For the Birds Radio Program: Mallards (re-written from 1989)

Original Air Date: April 10, 1991

Why does Laura call Mallards the “Bill Clintons of the bird world”?

Audio missing


(Recording of a Mallard)

Down in the central United States right now a female Mallard from Minnesota is trying to escape the onslaught of a pack of bachelor mallards. Although her chosen mate may eventually fend them off, chances are he’s too busy chasing down another female to even notice her situation. A 1987 study published in the journal of the American Ornithologists Union, titled “Multiple Paternity in a Wild Population of Mallards” found that fully 48% of all Mallard broods are fathered by more than one male—those little baby ducks you’ll watch following their mothers this summer are as likely as not to be half-sisters and brothers rather than full-blooded siblings.

Mallards take their name from the old French word for masculinity, with the “ard” suffix having the same pejorative sense as the words drunkard, dullard, and sluggard. In other words, they’re the Bill Clintons of the bird world. Drakes in captivity have been recorded breeding with every species of duck, including ones that are not in the same genus, or even in the same subfamily. Even in the wild there are countless cases of Mallard hybrids—ducks that look like patchwork quilts. The only other groups of birds with such frequent hybridizations are the hummingbirds and the birds-of-paradise—in all of these the males are far more brightly colored than the females, and the males don’t necessarily discriminate among females of different species—mate selection is the responsibility of the females. Interestingly, in all of these groups, the males don’t take any part in nest-building or the caring for the young.

Mallards, like just about all American ducks, select their mates each year on their wintering grounds. When it’s time to migrate, the females return to the area where they were hatched, and their mates follow. This system allows a great deal of genetic mixing–a male from Saskatchwan may pair with a female from Wisconsin down in Louisiana, while her brother may follow his mate up to Manitoba. This widespread mixing keeps the whole population fairly uniform—that’s why there are no subspecies of Mallards. This is different from the clannish Canada Geese, which usually mate with distant relatives—over time these clans become genetically isolated, explaining why there are so many subspecies of Canada Geese.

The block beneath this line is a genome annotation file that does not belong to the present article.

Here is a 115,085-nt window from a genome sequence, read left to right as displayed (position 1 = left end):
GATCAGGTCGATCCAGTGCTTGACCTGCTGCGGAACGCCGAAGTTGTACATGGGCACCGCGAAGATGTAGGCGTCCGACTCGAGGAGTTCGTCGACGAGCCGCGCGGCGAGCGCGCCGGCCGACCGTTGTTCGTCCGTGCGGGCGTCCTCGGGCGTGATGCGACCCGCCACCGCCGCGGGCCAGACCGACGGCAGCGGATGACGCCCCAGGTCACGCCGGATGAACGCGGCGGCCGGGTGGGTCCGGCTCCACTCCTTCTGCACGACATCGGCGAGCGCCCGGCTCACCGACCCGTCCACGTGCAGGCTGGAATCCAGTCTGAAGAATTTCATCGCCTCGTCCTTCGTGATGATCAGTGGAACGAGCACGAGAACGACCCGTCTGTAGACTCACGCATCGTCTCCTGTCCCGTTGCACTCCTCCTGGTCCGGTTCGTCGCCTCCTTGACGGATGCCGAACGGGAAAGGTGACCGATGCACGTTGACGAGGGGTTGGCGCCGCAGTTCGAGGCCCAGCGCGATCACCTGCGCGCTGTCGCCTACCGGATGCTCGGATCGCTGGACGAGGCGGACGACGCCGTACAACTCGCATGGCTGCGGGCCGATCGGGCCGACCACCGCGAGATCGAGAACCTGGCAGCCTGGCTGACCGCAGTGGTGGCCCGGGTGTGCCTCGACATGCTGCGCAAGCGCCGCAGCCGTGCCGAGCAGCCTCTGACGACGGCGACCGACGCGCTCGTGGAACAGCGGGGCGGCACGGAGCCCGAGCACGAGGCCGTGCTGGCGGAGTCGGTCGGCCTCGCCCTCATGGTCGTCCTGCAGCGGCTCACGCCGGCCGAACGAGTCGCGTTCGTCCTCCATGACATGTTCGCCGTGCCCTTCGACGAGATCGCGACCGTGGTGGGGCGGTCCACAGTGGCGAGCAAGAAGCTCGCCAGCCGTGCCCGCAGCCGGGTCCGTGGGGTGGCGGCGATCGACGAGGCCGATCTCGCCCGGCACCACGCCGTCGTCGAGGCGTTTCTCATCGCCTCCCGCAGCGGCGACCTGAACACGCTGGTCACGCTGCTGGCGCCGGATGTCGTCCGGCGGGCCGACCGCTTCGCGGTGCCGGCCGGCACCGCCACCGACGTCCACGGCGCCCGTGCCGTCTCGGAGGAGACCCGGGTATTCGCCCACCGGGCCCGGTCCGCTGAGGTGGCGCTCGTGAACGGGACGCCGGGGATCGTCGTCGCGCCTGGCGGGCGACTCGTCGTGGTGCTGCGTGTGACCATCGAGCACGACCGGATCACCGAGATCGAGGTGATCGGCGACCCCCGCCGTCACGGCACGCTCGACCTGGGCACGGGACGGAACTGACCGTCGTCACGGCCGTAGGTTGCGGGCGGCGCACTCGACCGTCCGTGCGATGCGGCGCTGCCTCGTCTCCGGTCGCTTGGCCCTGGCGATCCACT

Mallards return in spring as the ponds open up, and quickly begin breeding. The female selects the nesting site and builds the nest, plucking soft down from her lower breast to line it. She lays an egg every day or two until she has a clutch of about 8-10. After she lays each of the first eggs, she leaves the nest for the day, covering the eggs with down for warmth and camouflage. She doesn’t begin incubating until the full clutch is laid, and so the babies all hatch out at the same time. She broods the babies for the first day, allowing them time to imprint on her quack before they leave the nest for good.

The babies follow her to a pond or lake much the way the young do in the children’s book, Make Way for Ducklings. They feed themselves a variety of small aquatic animals and especially plants, and grow quickly. The ones that survive snapping turtles, raccoons, foxes, bobcats, predatory fish like largemouth bass, and poisonous lead shot lurking in the bottom of just about every lake in the country face human hunters as they head south at the end of summer. The ones that survive pair up and start the whole process over again. Spring is the time of regeneration in the natural world, and no bird takes part in this annual ritual as lustily as the Mallard.

(Recording of a Mallard)

This is Laura Erickson, and this program has been “For the Birds.”